Voters this November won’t only be deciding on a long list of candidates for elected office. They’ll also decide two ballot questions which, for the first time in a decade, could amend the state’s constitution.
But the questions are long and hard to understand. Here’s an explanation of ballot question number two, which is about the sale of state land. If passed, it could have a major impact on the environment and government transparency.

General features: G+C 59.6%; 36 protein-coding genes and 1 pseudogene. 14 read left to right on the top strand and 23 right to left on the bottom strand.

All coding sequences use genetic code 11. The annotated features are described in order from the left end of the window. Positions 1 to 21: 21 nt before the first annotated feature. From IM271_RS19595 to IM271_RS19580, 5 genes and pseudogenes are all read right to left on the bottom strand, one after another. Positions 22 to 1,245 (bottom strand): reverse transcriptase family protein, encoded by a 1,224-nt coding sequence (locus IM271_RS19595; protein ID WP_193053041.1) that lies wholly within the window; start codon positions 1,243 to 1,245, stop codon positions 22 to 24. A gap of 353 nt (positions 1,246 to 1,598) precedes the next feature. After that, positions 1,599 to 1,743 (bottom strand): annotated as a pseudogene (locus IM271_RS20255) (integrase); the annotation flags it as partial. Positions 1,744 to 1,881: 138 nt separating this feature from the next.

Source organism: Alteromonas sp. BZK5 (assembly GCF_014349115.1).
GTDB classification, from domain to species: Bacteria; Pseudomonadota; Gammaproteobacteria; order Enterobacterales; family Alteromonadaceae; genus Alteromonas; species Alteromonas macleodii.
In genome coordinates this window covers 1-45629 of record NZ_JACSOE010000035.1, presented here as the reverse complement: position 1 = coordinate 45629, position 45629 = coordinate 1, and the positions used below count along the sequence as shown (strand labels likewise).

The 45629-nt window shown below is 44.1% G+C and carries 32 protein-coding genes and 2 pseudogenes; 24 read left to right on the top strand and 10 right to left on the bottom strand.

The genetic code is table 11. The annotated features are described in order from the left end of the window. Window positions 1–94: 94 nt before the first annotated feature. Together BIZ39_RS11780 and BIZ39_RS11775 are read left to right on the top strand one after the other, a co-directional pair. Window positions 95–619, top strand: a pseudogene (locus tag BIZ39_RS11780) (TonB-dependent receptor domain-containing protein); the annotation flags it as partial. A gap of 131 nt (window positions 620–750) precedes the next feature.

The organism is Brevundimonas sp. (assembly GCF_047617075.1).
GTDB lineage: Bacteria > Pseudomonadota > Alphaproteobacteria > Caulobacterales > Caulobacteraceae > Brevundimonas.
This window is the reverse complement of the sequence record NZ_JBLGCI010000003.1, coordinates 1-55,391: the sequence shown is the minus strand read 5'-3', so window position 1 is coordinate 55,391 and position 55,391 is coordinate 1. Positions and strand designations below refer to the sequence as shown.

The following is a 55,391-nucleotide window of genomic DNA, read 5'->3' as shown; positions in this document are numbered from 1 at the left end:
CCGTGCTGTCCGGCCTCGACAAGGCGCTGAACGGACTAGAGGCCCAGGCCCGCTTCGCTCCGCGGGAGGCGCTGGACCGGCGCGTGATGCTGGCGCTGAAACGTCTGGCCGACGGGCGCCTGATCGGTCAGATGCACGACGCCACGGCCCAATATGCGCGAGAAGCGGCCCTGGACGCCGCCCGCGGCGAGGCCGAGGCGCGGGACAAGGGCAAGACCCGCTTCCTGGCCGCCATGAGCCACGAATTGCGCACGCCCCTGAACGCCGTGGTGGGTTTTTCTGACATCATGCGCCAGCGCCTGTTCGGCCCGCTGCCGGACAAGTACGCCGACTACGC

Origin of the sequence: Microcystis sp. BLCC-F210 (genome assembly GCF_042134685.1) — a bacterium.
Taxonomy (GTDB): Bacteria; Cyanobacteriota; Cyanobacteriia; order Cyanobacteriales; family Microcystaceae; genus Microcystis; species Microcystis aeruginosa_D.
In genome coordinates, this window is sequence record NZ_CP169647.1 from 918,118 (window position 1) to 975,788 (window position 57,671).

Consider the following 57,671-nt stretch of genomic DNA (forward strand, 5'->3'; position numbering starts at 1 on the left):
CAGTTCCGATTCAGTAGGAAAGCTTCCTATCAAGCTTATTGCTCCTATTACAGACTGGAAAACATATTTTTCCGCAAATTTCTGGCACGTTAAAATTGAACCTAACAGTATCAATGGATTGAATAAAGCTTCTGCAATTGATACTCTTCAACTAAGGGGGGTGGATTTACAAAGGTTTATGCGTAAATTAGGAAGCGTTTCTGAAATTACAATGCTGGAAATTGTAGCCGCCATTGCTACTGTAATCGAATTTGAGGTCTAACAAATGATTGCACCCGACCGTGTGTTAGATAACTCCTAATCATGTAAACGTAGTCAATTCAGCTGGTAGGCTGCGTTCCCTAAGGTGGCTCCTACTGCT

Pamela Adams said there’s a way the sale of public land is supposed to work.
If legislators want to sell, swap, or giveaway land used owned by the state, they raise a bill and that bill gets a public hearing.
At least, that’s how it’s supposed to go.
“But oftentimes, at the end of a session,” Adams said, “some of these sales or trades or giveaways are done at the 11th hour. There is no public hearing on it. In fact, no discussion on it, in many cases.”